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Four Diamonds Mini-THONs raise $5.7 million to help fight childhood cancer

Students from hundreds of school districts across five states gathered this morning to celebrate raising $5,778,903.93 for the fight to conquer childhood cancer. The money, raised through Mini-THON events, benefits Four Diamonds at Penn State Health Children’s Hospital, which assists families with children being treated for cancer. The fundraising total for Mini-THON events held during the 2021-22 school year was announced at the annual Four Diamonds Mini-THON Leadership Summit.

Throughout the 2021-22 school year, student leaders and volunteers from 208 school districts in Pennsylvania, Delaware, Maryland, New Jersey and Virginia mobilized to execute Mini-THON fundraisers and events that raised the $5.7 million. The total signifies a notable rebound from the pandemic, more than doubling last year’s Mini-THON fundraising efforts.

Mini-THON is a Four Diamonds program coordinated by K-12 students at schools in Pennsylvania and surrounding states. Modeled after the Penn State IFC/Panhellenic Dance Marathon (THON), the multi-hour, interactive events engage hundreds of thousands of students each year to raise money that benefits Four Diamonds. The funding supports Four Diamonds families at the Children’s Hospital through world-class care and financial support, as well as ground-breaking research for new treatments and cures for all childhood cancers. Since its beginning in 1993, the Mini-THON program has contributed more than $58 million to conquer childhood cancer.

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Four Diamonds Mini-THON Leadership Summit

“We are so grateful for the remarkable young leaders whose energy, enthusiasm and unwavering dedication to conquering childhood cancer drive the Mini-THON movement,” said Suzanne Graney, executive director of Four Diamonds. “Each student leader is inspiring and empowering their student body and their community to join us as our partners in the fight to end childhood cancer for all kids around the world.”

Each year, student leaders and advisors gather at the Mini-THON Leadership Summit to learn from each other, collaborate and get organized as they plan Mini-THON activities for the coming school year.

“Mini-THON is the most special thing I’ve been a part of,” said Leah Levitan, a student at Lower Moreland High School in Huntingdon Valley. “There is so much passion and love as we come together to help fight childhood cancer.”

Both students and advisers repeatedly shared throughout the day how holding a Mini-THON has united their school community.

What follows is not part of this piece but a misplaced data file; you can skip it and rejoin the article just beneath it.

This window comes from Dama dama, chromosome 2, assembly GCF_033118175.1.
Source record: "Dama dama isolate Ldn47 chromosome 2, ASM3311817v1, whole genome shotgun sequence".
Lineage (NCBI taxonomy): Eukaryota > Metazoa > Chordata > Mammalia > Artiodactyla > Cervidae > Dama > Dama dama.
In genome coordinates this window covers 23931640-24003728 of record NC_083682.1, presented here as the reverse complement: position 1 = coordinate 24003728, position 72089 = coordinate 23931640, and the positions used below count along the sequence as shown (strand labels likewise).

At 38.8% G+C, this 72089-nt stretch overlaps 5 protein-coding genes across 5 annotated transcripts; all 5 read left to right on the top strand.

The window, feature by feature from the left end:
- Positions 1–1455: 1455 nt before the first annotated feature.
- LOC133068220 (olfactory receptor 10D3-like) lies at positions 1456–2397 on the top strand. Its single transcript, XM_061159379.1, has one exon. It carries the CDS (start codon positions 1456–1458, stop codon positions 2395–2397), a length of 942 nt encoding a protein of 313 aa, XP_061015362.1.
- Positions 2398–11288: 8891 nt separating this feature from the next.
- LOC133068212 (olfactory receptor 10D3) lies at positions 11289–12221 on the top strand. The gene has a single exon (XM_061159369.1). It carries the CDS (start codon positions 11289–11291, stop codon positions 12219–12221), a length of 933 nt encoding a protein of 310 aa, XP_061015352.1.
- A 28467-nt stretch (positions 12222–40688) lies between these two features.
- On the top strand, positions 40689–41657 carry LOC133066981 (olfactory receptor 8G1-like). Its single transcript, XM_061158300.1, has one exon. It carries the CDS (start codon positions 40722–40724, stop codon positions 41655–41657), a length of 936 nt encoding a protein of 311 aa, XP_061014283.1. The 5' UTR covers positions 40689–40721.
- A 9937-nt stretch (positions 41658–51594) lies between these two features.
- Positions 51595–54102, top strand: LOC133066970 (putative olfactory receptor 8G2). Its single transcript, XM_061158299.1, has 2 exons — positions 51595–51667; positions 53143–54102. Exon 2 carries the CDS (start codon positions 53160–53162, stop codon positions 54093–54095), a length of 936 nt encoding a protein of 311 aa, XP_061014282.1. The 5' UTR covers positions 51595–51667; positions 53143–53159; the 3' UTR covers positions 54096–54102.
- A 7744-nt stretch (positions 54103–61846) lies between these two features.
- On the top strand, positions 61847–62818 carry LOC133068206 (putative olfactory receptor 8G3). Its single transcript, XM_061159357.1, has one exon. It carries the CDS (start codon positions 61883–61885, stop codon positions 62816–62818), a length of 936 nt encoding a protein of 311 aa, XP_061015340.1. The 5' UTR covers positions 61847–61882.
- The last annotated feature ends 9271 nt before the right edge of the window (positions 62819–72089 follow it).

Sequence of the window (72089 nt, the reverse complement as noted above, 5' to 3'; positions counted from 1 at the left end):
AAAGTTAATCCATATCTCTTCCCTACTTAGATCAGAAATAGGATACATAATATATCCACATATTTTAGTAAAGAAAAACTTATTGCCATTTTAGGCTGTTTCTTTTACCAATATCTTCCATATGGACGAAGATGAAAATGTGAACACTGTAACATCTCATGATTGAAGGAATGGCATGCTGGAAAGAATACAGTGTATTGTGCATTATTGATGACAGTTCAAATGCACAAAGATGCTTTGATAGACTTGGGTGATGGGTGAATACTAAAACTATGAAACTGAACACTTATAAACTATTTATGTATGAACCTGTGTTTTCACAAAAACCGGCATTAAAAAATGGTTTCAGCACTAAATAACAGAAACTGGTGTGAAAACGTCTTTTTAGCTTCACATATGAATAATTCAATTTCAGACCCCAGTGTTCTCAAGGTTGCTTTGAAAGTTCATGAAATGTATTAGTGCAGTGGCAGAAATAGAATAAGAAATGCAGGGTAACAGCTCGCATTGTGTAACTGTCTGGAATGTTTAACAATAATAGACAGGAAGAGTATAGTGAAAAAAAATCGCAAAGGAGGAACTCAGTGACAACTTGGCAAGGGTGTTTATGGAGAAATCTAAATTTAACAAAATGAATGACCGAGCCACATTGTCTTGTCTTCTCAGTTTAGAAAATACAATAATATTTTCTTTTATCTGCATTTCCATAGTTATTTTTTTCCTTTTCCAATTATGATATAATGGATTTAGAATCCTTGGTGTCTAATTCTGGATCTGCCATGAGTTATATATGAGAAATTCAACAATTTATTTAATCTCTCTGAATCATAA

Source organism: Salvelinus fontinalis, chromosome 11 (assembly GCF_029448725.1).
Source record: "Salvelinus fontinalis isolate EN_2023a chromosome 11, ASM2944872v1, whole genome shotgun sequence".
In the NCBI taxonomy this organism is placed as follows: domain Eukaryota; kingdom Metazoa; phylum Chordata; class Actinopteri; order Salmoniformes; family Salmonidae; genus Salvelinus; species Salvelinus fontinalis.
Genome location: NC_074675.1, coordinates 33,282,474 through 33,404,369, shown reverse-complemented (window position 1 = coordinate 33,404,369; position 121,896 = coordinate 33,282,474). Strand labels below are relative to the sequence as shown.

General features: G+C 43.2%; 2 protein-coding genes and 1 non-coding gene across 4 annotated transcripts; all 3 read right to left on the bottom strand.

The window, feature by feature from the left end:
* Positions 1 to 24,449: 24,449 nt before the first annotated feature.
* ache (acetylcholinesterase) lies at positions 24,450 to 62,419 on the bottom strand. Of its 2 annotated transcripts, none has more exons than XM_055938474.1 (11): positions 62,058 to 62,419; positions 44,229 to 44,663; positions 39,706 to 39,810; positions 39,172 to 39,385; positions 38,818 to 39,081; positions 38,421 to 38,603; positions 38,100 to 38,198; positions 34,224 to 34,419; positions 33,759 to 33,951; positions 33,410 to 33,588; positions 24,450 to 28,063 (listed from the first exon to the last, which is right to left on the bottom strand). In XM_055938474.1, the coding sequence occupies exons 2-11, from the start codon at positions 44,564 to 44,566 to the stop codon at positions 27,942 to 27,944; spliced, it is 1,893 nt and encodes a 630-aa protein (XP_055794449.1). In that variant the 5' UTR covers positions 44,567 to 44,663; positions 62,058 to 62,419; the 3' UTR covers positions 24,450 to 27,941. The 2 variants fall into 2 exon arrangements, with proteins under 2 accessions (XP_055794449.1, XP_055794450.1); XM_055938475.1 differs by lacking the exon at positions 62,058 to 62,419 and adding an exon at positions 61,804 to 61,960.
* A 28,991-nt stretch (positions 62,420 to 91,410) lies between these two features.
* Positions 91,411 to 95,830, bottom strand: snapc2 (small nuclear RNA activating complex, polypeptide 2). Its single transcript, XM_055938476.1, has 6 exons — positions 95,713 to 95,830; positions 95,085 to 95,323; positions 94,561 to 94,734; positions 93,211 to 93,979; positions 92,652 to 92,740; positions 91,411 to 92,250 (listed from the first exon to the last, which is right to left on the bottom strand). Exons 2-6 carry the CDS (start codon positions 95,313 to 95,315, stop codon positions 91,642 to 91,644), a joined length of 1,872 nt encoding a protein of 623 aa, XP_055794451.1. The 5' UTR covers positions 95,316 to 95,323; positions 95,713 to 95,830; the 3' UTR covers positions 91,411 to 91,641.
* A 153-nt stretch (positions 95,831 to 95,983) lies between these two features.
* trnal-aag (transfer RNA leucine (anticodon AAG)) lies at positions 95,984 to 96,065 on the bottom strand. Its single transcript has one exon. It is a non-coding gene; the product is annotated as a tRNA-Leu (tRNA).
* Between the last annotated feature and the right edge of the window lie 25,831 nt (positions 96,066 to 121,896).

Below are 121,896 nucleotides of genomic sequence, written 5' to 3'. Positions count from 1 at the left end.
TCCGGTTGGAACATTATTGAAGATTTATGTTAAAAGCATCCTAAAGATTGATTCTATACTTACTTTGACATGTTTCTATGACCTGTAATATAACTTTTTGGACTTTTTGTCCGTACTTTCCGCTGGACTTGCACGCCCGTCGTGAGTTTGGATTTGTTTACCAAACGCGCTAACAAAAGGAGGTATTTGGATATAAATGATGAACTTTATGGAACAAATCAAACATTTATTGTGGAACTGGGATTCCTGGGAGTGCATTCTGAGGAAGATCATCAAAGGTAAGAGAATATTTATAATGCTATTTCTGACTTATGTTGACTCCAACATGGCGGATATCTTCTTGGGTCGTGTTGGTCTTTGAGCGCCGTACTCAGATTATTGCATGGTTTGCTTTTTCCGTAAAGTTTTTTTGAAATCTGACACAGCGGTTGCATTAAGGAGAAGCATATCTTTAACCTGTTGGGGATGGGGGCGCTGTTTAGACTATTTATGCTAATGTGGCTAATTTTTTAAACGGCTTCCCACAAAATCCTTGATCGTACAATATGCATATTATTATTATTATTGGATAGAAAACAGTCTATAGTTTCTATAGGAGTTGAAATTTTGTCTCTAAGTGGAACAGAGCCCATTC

“It completely changed our middle school,” said Michael McNicholas, a senior at Radnor High School in Radnor, Pa. McNicholas organized the school’s first Mini-THON. “It’s helped build a stronger sense of community.”

Steve Whiteley, adviser at York Suburban High School, said being a part of Mini-THON is the most rewarding thing he’s been involved with in his 33 years of teaching. “It’s inspiring to see the students take ownership of such an incredible event that teaches them a variety of life skills. It’s the glue that holds the school together. We are all working together for a common cause.”

Speakers at this year’s summit included Sue Argento of Red Lion, who talked about her son, Brooks, who passed away in 2018. Brooks participated in Red Lion Area High School’s Mini-THON and later benefited from the money he raised.

“We all have a legacy to leave,” Sue told the students. “As you join us today, you have made a choice to be a part of something bigger than yourself. You may not know the ripple effect it can have on your community, on families you may never meet, but you are changing the future for kids everywhere.”

Such was the case for Gabrielle Chapman of Lancaster, who was diagnosed with brain cancer when she was 2.

“The THON money is why she is alive,” said Peg Chapman, her mother. “Four Diamonds provides an incredible gift that allows a family to focus on their child instead of worrying about how they are going to pay all the medical expenses.”

Gabrielle’s story came full circle this year when she helped her school, Lampeter -Strasburg High School, raise $47,000 for Four Diamonds.

“It’s really impactful to see how much students do to help others in their cancer journeys,” Gabrielle said. “The Mini-THON allowed me to give back.”

More information about Four Diamonds Mini-THON is available here.

With the record-breaking success of “A Greater Penn State for 21st Century Excellence,” which raised $2.2 billion from 2016 to 2022, philanthropy is helping to sustain the University’s tradition of education, research and service to communities across the Commonwealth and around the globe. Scholarships enable our institution to open doors and welcome students from every background, support for transformative experiences allows our students and faculty to fulfill their vast potential for leadership, and gifts toward discovery and excellence help us to serve and impact the world we share. To learn more about the impact of giving and the continuing need for support, please visit

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